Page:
From Timid Newcomer to Power Tool Aficionado

I'll never forget arriving at my first straw bale related jobsite. We were to whack down a barn to provide the posts and beams for the house. I arrived a day later than the first work crew, so everybody else was already dirty, grubby, and experienced. I felt severely inadequate, unprepared, nervous — that is, until I took my first crack at a wall with a sledge hammer! Soon I, too, became an expert, guiding the newcomers and doling out jobs.

From that first act of demolition, I was present for every possible aspect of the straw bale project, my work schedule permitting. I especially loved the gut-slugging jobs, such as hauling heavy beams and digging impossible holes in the ground. At the straw bale work sites I've been involved in, all ages, abilities, and genders are welcome! There are jobs to be done, and whoever wants to claim them, does.

Eight years later, I have left my full-time position of teaching elementary school to become a full-time straw bale builder. It doesn't seem like that long ago that I was shown how to properly use power tools for the first time in my life, and now I find myself in the position of directing others on a jobsite (and I especially have to emphasize safety equipment with those who are quite comfortable with power tools!).

I am now as comfortable using a power nailer or skilsaw as the food processor in my kitchen— interestingly, I once heard on a radio talk show that the skilsaw was invented by a Quaker woman, who thought of the invention while watching her spinning wheel go round.

All these years later, I am still the mixer for our plastering crew. People often ask me how I got stuck working at the mixer all day long. In fact, I choose to be there I take great pleasure in knowing exactly how to make a good mix, and it feels good for my five-foot-one-inch frame to haul heavy bags, watch my mix form, and then pour it into the waiting wheelbarrow or stucco pump. We now have a new pump which has a mixer attached to it. It is mostly a one-person job, unless we are doing an earthen plaster or lime putty plaster job, in which case a few people need to be on hand to feed the mixer. The new pump is a diesel machine, which can also run on biodiesel, so I look forward to switching over! ^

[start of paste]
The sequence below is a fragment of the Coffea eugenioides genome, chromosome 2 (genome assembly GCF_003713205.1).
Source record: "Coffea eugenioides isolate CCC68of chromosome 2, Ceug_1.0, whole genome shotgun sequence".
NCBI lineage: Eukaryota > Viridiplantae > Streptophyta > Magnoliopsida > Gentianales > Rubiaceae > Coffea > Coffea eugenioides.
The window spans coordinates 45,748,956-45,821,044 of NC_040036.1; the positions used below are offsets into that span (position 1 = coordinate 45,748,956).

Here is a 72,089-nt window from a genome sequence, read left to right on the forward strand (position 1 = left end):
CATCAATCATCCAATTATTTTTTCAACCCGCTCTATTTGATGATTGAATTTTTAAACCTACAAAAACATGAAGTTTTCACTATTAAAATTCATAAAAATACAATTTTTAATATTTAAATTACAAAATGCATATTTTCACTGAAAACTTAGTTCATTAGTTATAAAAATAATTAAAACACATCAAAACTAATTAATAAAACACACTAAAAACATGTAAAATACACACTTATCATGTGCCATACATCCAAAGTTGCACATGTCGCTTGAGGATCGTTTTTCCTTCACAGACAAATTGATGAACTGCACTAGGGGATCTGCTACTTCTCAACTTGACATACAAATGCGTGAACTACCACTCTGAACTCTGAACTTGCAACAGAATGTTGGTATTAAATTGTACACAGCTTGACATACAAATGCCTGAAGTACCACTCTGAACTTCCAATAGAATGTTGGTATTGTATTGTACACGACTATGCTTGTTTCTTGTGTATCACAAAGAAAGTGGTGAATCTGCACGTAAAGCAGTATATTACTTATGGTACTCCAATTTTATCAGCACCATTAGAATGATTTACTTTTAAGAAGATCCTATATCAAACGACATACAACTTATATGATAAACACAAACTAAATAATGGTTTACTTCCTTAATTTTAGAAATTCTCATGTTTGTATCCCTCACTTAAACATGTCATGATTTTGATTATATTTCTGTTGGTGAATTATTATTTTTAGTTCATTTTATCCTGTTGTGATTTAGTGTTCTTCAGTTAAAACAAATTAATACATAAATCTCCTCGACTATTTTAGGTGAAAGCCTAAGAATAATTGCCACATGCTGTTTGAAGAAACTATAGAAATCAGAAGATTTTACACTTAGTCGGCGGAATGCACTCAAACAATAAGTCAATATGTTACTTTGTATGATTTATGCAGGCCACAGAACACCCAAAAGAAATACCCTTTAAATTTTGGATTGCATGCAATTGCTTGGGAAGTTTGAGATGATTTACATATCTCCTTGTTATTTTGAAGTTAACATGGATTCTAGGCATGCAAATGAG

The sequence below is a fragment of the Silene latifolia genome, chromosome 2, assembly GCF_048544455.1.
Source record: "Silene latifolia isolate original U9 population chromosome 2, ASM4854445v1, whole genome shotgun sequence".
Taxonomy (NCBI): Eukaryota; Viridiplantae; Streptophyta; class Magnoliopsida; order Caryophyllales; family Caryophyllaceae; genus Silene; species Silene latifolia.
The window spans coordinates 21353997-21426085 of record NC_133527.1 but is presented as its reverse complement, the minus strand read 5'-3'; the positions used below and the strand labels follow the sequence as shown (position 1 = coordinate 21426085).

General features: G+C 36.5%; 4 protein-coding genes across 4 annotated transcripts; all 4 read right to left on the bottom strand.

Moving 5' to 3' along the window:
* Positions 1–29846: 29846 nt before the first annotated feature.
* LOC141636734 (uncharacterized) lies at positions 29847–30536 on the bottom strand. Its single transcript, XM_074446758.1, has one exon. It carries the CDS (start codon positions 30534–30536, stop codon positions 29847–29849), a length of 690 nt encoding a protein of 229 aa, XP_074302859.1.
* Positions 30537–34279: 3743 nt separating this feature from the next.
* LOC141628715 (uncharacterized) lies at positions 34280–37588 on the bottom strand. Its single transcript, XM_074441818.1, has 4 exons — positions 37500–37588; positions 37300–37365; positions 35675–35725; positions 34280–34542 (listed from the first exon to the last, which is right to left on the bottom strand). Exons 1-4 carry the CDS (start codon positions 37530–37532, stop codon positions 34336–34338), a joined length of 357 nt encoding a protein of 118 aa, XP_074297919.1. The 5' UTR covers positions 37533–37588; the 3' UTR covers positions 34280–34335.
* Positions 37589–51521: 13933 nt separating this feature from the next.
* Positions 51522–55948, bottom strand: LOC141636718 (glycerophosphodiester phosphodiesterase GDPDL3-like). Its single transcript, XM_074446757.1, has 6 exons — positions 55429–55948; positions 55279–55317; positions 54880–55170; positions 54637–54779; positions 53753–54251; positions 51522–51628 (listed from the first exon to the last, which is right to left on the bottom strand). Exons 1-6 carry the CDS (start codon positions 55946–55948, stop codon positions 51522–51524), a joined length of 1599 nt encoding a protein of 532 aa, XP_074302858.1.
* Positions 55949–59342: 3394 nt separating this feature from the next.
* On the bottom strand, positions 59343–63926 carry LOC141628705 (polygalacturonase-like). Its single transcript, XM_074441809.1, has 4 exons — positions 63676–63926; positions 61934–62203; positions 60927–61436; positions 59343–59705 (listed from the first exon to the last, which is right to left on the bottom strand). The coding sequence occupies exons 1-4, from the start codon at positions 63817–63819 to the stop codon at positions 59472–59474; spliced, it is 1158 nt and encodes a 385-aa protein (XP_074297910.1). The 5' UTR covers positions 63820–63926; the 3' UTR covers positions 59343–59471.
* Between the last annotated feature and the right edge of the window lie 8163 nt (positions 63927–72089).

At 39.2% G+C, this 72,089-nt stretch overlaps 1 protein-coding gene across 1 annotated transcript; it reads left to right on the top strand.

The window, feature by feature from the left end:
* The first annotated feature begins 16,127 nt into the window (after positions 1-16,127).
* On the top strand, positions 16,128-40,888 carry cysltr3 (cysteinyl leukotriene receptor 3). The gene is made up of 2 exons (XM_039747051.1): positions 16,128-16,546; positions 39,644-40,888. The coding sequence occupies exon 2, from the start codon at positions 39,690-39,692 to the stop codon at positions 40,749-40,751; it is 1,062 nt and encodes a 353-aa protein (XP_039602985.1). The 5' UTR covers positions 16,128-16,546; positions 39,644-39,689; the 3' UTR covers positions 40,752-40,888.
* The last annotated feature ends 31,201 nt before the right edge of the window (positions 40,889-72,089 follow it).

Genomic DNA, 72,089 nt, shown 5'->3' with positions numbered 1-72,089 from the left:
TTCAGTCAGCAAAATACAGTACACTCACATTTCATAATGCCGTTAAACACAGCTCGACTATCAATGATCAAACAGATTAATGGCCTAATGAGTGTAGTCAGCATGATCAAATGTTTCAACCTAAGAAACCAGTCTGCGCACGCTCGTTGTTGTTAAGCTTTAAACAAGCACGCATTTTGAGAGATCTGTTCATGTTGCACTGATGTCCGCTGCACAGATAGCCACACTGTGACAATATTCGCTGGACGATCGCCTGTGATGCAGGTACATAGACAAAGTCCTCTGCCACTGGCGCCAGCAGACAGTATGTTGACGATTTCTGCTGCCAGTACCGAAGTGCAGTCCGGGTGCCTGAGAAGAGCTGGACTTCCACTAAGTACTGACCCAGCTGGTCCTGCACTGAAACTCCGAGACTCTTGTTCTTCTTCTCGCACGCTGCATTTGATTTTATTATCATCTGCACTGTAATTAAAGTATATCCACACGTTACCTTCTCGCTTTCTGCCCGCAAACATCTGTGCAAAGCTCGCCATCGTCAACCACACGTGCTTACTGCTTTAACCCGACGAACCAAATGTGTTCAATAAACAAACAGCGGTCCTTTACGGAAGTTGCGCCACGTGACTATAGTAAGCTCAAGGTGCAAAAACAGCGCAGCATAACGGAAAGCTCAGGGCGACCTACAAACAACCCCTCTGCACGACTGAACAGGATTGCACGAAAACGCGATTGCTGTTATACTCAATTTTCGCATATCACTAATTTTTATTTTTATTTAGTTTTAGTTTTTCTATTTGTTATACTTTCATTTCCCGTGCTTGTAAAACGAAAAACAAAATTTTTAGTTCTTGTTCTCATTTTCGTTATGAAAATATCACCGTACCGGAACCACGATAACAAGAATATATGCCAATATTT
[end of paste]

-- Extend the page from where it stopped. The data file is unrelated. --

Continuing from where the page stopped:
be given compromised service, but the reality is that you might be.

Be clear from the start about your expectations. Arrange to inspect or receive regular reports on the progress of any work being done for you. If you are unhappy with the quality of work or the pace at which it is proceeding, voice your concerns and try to work out a solution. Your hired help should be told how to deal with unforeseen needs for changes. Make sure you can be reached if you are not onsite to make critical decisions, or give someone the authority to make decisions on your behalf.

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